Complaint Alleges Confusion Between Who Owned Debt and To Whom Debt was Owed

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DISCLAIMER: This article is based on a complaint. The defendant has not responded to the complaint to present its side of the case. The claims mentioned are accusations and should be considered as such until and unless proven otherwise.

The issues related to making sure a consumer recognizes the debt being referenced in a collection letter (or notice) while also making sure to identify the current creditor to whom the debt is owed is not an easy needle to thread. Leave out a name and the consumer has less of a chance to figure things out. Include too many names and the consumer can get confused. It’s the latter situation in this Fair Debt Collection Practices Act and Regulation F lawsuit, which alleges a notice sent via email was too confusing.

A copy of the complaint, filed in the District Court for the Northern District of Ohio, can be accessed using case number 23-cv-00045 or by clicking here.

The complaint alleges the plaintiff received an email from the defendant. The email makes two references to the debt being owed to “Reflex/Celtic Bank.” The email goes on to notify the plaintiff that the debt is now owed by DNF Associates. Allegedly owing the debt to one party and having it owned by another confused the plaintiff, who ultimately did not make any moves to repay the debt or learn more about it.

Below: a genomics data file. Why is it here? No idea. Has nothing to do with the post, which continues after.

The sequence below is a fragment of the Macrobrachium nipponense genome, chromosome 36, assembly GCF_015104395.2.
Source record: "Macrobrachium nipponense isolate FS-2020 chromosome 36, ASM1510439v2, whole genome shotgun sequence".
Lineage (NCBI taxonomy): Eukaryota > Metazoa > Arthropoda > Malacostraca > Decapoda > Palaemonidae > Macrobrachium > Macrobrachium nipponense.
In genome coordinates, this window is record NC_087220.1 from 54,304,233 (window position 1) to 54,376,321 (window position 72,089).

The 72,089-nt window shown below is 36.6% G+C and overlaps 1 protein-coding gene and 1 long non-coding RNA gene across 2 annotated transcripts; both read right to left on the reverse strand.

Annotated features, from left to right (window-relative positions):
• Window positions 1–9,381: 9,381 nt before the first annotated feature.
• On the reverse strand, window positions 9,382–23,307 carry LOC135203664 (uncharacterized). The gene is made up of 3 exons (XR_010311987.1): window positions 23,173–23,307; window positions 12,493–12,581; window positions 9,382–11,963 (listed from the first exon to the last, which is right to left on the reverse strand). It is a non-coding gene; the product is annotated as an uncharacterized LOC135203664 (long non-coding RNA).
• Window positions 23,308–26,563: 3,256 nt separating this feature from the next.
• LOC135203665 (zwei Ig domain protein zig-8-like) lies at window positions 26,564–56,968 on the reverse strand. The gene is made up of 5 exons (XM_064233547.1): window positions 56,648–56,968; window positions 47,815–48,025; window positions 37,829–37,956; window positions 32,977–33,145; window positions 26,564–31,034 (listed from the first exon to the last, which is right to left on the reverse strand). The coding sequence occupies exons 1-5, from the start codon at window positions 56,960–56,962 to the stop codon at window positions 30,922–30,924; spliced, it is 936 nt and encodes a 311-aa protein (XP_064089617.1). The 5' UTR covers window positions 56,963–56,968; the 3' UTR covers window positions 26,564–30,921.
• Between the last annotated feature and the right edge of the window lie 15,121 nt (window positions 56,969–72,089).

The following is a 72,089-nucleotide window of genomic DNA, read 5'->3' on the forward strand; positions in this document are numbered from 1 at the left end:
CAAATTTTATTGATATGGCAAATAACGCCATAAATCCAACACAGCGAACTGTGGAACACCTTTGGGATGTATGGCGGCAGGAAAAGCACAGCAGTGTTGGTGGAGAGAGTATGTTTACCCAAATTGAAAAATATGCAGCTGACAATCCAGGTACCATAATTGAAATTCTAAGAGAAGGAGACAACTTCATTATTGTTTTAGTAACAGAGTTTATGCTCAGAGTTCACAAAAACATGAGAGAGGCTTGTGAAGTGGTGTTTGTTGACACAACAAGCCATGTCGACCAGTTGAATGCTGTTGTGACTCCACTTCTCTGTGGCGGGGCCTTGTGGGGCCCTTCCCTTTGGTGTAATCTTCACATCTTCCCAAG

The plaintiff also alleged that she did not recognize the amount claimed to be owed, which furthered her suspicions that the debt was not hers. The defendant failed to provide any of the itemization information required by Regulation F, according to the complaint, which led the plaintiff to contact an attorney and file the lawsuit.

The complaint accuses the collector of violating Sections 1692e, 1692e(2)(A), 1692e(10), 1692f, 1692g(a)(1), and 1692g(a)(2) of the FDCPA.

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